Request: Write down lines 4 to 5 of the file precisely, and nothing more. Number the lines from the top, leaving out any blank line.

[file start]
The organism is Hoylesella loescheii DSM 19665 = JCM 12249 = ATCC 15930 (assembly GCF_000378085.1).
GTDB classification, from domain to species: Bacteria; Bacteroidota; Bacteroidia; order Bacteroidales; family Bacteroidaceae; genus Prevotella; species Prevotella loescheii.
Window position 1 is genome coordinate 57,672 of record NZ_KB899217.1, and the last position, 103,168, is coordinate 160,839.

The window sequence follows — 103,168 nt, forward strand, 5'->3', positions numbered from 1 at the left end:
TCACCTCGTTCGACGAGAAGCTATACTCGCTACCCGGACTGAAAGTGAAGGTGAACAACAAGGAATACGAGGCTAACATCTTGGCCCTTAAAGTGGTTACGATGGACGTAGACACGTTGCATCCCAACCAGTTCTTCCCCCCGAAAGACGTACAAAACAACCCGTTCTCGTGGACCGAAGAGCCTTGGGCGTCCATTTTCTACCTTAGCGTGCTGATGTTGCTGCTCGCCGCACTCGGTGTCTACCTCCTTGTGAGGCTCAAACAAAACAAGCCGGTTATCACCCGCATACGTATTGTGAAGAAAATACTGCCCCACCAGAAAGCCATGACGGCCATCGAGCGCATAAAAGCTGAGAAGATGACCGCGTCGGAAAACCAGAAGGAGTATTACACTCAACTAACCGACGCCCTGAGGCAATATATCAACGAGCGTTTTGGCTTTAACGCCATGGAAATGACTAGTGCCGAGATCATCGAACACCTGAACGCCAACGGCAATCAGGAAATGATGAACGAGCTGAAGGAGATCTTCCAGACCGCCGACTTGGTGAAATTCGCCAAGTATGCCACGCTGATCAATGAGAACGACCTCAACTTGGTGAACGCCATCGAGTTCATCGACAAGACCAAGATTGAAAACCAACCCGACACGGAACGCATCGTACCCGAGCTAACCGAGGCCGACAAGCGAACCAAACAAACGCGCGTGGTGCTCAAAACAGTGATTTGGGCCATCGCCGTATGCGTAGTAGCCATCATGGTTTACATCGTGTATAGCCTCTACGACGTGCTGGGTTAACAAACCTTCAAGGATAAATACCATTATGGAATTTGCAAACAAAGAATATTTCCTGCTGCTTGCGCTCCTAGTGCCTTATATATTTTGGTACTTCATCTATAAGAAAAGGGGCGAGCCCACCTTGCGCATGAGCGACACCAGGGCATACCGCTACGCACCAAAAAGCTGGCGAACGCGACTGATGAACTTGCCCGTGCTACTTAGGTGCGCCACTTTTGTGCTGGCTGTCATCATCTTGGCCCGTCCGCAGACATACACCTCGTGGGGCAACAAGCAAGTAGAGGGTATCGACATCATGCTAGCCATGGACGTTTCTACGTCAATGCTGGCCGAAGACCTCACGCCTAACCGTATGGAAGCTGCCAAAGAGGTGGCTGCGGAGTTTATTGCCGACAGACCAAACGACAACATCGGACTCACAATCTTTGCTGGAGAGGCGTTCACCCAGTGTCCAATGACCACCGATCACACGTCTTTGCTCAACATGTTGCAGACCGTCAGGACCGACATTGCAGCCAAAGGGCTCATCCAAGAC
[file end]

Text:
The window sequence follows — 103,168 nt, forward strand, 5'->3', positions numbered from 1 at the left end:
TCACCTCGTTCGACGAGAAGCTATACTCGCTACCCGGACTGAAAGTGAAGGTGAACAACAAGGAATACGAGGCTAACATCTTGGCCCTTAAAGTGGTTACGATGGACGTAGACACGTTGCATCCCAACCAGTTCTTCCCCCCGAAAGACGTACAAAACAACCCGTTCTCGTGGACCGAAGAGCCTTGGGCGTCCATTTTCTACCTTAGCGTGCTGATGTTGCTGCTCGCCGCACTCGGTGTCTACCTCCTTGTGAGGCTCAAACAAAACAAGCCGGTTATCACCCGCATACGTATTGTGAAGAAAATACTGCCCCACCAGAAAGCCATGACGGCCATCGAGCGCATAAAAGCTGAGAAGATGACCGCGTCGGAAAACCAGAAGGAGTATTACACTCAACTAACCGACGCCCTGAGGCAATATATCAACGAGCGTTTTGGCTTTAACGCCATGGAAATGACTAGTGCCGAGATCATCGAACACCTGAACGCCAACGGCAATCAGGAAATGATGAACGAGCTGAAGGAGATCTTCCAGACCGCCGACTTGGTGAAATTCGCCAAGTATGCCACGCTGATCAATGAGAACGACCTCAACTTGGTGAACGCCATCGAGTTCATCGACAAGACCAAGATTGAAAACCAACCCGACACGGAACGCATCGTACCCGAGCTAACCGAGGCCGACAAGCGAACCAAACAAACGCGCGTGGTGCTCAAAACAGTGATTTGGGCCATCGCCGTATGCGTAGTAGCCATCATGGTTTACATCGTGTATAGCCTCTACGACGTGCTGGGTTAACAAACCTTCAAGGATAAATACCATTATGGAATTTGCAAACAAAGAATATTTCCTGCTGCTTGCGCTCCTAGTGCCTTATATATTTTGGTACTTCATCTATAAGAAAAGGGGCGAGCCCACCTTGCGCATGAGCGACACCAGGGCATACCGCTACGCACCAAAAAGCTGGCGAACGCGACTGATGAACTTGCCCGTGCTACTTAGGTGCGCCACTTTTGTGCTGGCTGTCATCATCTTGGCCCGTCCGCAGACATACACCTCGTGGGGCAACAAGCAAGTAGAGGGTATCGACATCATGCTAGCCATGGACGTTTCTACGTCAATGCTGGCCGAAGACCTCACGCCTAACCGTATGGAAGCTGCCAAAGAGGTGGCTGCGGAGTTTATTGCCGACAGACCAAACGACAACATCGGACTCACAATCTTTGCTGGAGAGGCGTTCACCCAGTGTCCAATGACCACCGATCACACGTCTTTGCTCAACATGTTGCAGACCGTCAGGACCGACATTGCAGCCAAAGGGCTCATCCAAGAC